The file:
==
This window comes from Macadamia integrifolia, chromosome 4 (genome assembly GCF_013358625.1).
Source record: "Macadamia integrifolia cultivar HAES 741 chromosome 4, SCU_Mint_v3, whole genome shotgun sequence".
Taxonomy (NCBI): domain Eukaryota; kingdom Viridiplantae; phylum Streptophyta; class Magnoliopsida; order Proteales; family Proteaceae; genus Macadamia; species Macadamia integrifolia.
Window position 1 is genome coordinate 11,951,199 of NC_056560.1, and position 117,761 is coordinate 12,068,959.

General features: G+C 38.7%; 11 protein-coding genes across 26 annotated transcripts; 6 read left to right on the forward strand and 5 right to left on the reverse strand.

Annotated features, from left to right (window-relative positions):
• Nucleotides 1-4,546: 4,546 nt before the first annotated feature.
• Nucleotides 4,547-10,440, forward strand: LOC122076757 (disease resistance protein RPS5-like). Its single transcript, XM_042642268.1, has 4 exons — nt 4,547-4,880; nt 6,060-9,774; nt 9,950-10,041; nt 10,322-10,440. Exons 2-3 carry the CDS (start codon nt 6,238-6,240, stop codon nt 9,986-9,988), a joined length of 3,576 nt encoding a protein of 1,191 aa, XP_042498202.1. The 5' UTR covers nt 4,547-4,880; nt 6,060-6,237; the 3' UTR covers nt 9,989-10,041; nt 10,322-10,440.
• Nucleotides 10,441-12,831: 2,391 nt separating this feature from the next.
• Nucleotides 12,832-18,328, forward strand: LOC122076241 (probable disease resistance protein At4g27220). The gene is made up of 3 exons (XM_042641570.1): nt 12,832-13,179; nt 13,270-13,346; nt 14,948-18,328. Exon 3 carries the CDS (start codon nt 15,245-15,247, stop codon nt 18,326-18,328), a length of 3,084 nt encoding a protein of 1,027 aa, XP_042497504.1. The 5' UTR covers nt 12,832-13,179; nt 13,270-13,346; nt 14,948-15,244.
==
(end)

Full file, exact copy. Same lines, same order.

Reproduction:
This window comes from Macadamia integrifolia, chromosome 4 (genome assembly GCF_013358625.1).
Source record: "Macadamia integrifolia cultivar HAES 741 chromosome 4, SCU_Mint_v3, whole genome shotgun sequence".
Taxonomy (NCBI): domain Eukaryota; kingdom Viridiplantae; phylum Streptophyta; class Magnoliopsida; order Proteales; family Proteaceae; genus Macadamia; species Macadamia integrifolia.
Window position 1 is genome coordinate 11,951,199 of NC_056560.1, and position 117,761 is coordinate 12,068,959.

General features: G+C 38.7%; 11 protein-coding genes across 26 annotated transcripts; 6 read left to right on the forward strand and 5 right to left on the reverse strand.

Annotated features, from left to right (window-relative positions):
• Nucleotides 1-4,546: 4,546 nt before the first annotated feature.
• Nucleotides 4,547-10,440, forward strand: LOC122076757 (disease resistance protein RPS5-like). Its single transcript, XM_042642268.1, has 4 exons — nt 4,547-4,880; nt 6,060-9,774; nt 9,950-10,041; nt 10,322-10,440. Exons 2-3 carry the CDS (start codon nt 6,238-6,240, stop codon nt 9,986-9,988), a joined length of 3,576 nt encoding a protein of 1,191 aa, XP_042498202.1. The 5' UTR covers nt 4,547-4,880; nt 6,060-6,237; the 3' UTR covers nt 9,989-10,041; nt 10,322-10,440.
• Nucleotides 10,441-12,831: 2,391 nt separating this feature from the next.
• Nucleotides 12,832-18,328, forward strand: LOC122076241 (probable disease resistance protein At4g27220). The gene is made up of 3 exons (XM_042641570.1): nt 12,832-13,179; nt 13,270-13,346; nt 14,948-18,328. Exon 3 carries the CDS (start codon nt 15,245-15,247, stop codon nt 18,326-18,328), a length of 3,084 nt encoding a protein of 1,027 aa, XP_042497504.1. The 5' UTR covers nt 12,832-13,179; nt 13,270-13,346; nt 14,948-15,244.